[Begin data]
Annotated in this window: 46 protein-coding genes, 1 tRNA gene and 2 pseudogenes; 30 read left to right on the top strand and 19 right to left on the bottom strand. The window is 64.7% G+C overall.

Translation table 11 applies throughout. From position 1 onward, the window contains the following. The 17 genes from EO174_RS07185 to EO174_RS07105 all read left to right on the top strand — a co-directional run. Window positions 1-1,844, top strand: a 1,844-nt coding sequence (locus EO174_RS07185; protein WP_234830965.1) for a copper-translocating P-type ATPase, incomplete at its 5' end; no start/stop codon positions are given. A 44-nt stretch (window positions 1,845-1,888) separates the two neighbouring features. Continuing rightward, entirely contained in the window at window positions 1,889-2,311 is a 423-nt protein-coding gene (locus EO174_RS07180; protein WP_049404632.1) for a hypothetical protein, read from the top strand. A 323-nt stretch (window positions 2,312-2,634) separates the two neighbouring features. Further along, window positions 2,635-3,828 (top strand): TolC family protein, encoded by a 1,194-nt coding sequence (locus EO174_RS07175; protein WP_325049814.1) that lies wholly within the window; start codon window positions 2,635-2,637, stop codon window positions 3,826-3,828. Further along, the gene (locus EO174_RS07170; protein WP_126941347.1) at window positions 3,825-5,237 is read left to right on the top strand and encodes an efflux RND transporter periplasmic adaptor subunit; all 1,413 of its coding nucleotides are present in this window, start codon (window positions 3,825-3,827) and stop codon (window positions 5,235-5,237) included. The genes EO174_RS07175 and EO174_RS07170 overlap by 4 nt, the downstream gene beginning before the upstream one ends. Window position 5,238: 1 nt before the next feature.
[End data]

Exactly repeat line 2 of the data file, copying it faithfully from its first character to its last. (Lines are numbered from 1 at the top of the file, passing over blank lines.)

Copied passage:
Translation table 11 applies throughout. From position 1 onward, the window contains the following. The 17 genes from EO174_RS07185 to EO174_RS07105 all read left to right on the top strand — a co-directional run. Window positions 1-1,844, top strand: a 1,844-nt coding sequence (locus EO174_RS07185; protein WP_234830965.1) for a copper-translocating P-type ATPase, incomplete at its 5' end; no start/stop codon positions are given. A 44-nt stretch (window positions 1,845-1,888) separates the two neighbouring features. Continuing rightward, entirely contained in the window at window positions 1,889-2,311 is a 423-nt protein-coding gene (locus EO174_RS07180; protein WP_049404632.1) for a hypothetical protein, read from the top strand. A 323-nt stretch (window positions 2,312-2,634) separates the two neighbouring features. Further along, window positions 2,635-3,828 (top strand): TolC family protein, encoded by a 1,194-nt coding sequence (locus EO174_RS07175; protein WP_325049814.1) that lies wholly within the window; start codon window positions 2,635-2,637, stop codon window positions 3,826-3,828. Further along, the gene (locus EO174_RS07170; protein WP_126941347.1) at window positions 3,825-5,237 is read left to right on the top strand and encodes an efflux RND transporter periplasmic adaptor subunit; all 1,413 of its coding nucleotides are present in this window, start codon (window positions 3,825-3,827) and stop codon (window positions 5,235-5,237) included. The genes EO174_RS07175 and EO174_RS07170 overlap by 4 nt, the downstream gene beginning before the upstream one ends. Window position 5,238: 1 nt before the next feature.